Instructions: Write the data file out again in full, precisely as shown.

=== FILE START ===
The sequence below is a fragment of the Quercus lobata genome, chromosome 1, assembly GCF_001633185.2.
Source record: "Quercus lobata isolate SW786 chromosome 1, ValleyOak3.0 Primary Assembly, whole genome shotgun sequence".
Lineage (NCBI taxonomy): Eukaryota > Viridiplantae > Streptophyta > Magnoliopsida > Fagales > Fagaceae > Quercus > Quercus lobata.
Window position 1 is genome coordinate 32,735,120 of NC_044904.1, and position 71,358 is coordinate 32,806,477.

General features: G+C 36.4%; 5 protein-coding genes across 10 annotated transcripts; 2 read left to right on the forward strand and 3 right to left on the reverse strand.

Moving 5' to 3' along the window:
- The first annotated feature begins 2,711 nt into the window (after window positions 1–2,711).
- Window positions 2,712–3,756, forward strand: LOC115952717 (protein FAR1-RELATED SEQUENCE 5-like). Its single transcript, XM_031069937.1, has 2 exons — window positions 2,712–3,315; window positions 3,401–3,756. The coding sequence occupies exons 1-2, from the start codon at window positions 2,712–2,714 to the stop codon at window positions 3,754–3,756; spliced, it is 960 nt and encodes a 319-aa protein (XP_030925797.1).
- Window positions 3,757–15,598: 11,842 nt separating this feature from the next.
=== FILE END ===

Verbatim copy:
The sequence below is a fragment of the Quercus lobata genome, chromosome 1, assembly GCF_001633185.2.
Source record: "Quercus lobata isolate SW786 chromosome 1, ValleyOak3.0 Primary Assembly, whole genome shotgun sequence".
Lineage (NCBI taxonomy): Eukaryota > Viridiplantae > Streptophyta > Magnoliopsida > Fagales > Fagaceae > Quercus > Quercus lobata.
Window position 1 is genome coordinate 32,735,120 of NC_044904.1, and position 71,358 is coordinate 32,806,477.

General features: G+C 36.4%; 5 protein-coding genes across 10 annotated transcripts; 2 read left to right on the forward strand and 3 right to left on the reverse strand.

Moving 5' to 3' along the window:
- The first annotated feature begins 2,711 nt into the window (after window positions 1–2,711).
- Window positions 2,712–3,756, forward strand: LOC115952717 (protein FAR1-RELATED SEQUENCE 5-like). Its single transcript, XM_031069937.1, has 2 exons — window positions 2,712–3,315; window positions 3,401–3,756. The coding sequence occupies exons 1-2, from the start codon at window positions 2,712–2,714 to the stop codon at window positions 3,754–3,756; spliced, it is 960 nt and encodes a 319-aa protein (XP_030925797.1).
- Window positions 3,757–15,598: 11,842 nt separating this feature from the next.